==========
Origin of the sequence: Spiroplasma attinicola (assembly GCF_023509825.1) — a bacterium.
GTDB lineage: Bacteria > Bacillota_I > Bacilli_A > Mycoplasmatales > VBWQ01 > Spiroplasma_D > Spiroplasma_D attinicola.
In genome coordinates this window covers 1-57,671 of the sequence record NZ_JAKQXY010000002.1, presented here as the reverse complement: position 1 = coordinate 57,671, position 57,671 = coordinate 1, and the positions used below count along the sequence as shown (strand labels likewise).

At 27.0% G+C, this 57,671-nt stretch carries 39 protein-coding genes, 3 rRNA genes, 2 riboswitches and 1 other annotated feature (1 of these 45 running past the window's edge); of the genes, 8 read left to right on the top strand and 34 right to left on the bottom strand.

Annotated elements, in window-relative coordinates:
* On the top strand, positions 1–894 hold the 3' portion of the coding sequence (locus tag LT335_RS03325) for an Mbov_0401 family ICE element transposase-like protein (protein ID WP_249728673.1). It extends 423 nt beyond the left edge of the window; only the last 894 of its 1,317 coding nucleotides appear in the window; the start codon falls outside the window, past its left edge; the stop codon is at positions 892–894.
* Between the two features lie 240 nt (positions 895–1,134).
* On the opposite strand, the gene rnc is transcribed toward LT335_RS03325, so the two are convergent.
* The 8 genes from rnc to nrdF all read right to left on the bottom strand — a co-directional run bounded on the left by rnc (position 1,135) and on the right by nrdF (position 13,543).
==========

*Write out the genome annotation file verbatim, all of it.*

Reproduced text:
Origin of the sequence: Spiroplasma attinicola (assembly GCF_023509825.1) — a bacterium.
GTDB lineage: Bacteria > Bacillota_I > Bacilli_A > Mycoplasmatales > VBWQ01 > Spiroplasma_D > Spiroplasma_D attinicola.
In genome coordinates this window covers 1-57,671 of the sequence record NZ_JAKQXY010000002.1, presented here as the reverse complement: position 1 = coordinate 57,671, position 57,671 = coordinate 1, and the positions used below count along the sequence as shown (strand labels likewise).

At 27.0% G+C, this 57,671-nt stretch carries 39 protein-coding genes, 3 rRNA genes, 2 riboswitches and 1 other annotated feature (1 of these 45 running past the window's edge); of the genes, 8 read left to right on the top strand and 34 right to left on the bottom strand.

Annotated elements, in window-relative coordinates:
* On the top strand, positions 1–894 hold the 3' portion of the coding sequence (locus tag LT335_RS03325) for an Mbov_0401 family ICE element transposase-like protein (protein ID WP_249728673.1). It extends 423 nt beyond the left edge of the window; only the last 894 of its 1,317 coding nucleotides appear in the window; the start codon falls outside the window, past its left edge; the stop codon is at positions 892–894.
* Between the two features lie 240 nt (positions 895–1,134).
* On the opposite strand, the gene rnc is transcribed toward LT335_RS03325, so the two are convergent.
* The 8 genes from rnc to nrdF all read right to left on the bottom strand — a co-directional run bounded on the left by rnc (position 1,135) and on the right by nrdF (position 13,543).